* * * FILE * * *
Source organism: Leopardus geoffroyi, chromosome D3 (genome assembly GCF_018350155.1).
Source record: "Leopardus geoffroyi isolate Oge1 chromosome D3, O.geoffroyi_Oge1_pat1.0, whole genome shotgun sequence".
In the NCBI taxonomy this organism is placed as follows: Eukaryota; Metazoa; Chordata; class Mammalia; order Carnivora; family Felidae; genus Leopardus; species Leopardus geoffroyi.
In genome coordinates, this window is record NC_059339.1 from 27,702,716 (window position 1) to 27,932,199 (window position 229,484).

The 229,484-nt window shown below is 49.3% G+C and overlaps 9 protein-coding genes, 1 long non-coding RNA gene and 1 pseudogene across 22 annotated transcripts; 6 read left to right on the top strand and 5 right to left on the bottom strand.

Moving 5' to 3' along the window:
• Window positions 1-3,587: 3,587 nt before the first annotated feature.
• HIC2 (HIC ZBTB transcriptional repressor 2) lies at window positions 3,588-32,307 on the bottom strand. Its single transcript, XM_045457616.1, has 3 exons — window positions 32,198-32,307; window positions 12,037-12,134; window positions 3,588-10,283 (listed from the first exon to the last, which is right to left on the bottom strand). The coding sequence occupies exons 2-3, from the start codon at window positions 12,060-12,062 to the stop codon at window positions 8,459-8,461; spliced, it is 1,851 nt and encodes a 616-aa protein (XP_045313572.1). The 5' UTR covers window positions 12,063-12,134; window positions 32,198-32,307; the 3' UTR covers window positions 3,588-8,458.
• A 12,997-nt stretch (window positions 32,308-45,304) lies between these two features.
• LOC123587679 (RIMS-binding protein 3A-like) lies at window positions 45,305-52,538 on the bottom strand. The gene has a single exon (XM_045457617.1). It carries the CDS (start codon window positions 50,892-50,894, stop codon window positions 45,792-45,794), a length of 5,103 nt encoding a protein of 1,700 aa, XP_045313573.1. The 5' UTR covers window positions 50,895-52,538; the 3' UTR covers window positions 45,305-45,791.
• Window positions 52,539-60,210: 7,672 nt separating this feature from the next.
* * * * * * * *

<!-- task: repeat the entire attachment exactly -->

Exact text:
Source organism: Leopardus geoffroyi, chromosome D3 (genome assembly GCF_018350155.1).
Source record: "Leopardus geoffroyi isolate Oge1 chromosome D3, O.geoffroyi_Oge1_pat1.0, whole genome shotgun sequence".
In the NCBI taxonomy this organism is placed as follows: Eukaryota; Metazoa; Chordata; class Mammalia; order Carnivora; family Felidae; genus Leopardus; species Leopardus geoffroyi.
In genome coordinates, this window is record NC_059339.1 from 27,702,716 (window position 1) to 27,932,199 (window position 229,484).

The 229,484-nt window shown below is 49.3% G+C and overlaps 9 protein-coding genes, 1 long non-coding RNA gene and 1 pseudogene across 22 annotated transcripts; 6 read left to right on the top strand and 5 right to left on the bottom strand.

Moving 5' to 3' along the window:
• Window positions 1-3,587: 3,587 nt before the first annotated feature.
• HIC2 (HIC ZBTB transcriptional repressor 2) lies at window positions 3,588-32,307 on the bottom strand. Its single transcript, XM_045457616.1, has 3 exons — window positions 32,198-32,307; window positions 12,037-12,134; window positions 3,588-10,283 (listed from the first exon to the last, which is right to left on the bottom strand). The coding sequence occupies exons 2-3, from the start codon at window positions 12,060-12,062 to the stop codon at window positions 8,459-8,461; spliced, it is 1,851 nt and encodes a 616-aa protein (XP_045313572.1). The 5' UTR covers window positions 12,063-12,134; window positions 32,198-32,307; the 3' UTR covers window positions 3,588-8,458.
• A 12,997-nt stretch (window positions 32,308-45,304) lies between these two features.
• LOC123587679 (RIMS-binding protein 3A-like) lies at window positions 45,305-52,538 on the bottom strand. The gene has a single exon (XM_045457617.1). It carries the CDS (start codon window positions 50,892-50,894, stop codon window positions 45,792-45,794), a length of 5,103 nt encoding a protein of 1,700 aa, XP_045313573.1. The 5' UTR covers window positions 50,895-52,538; the 3' UTR covers window positions 45,305-45,791.
• Window positions 52,539-60,210: 7,672 nt separating this feature from the next.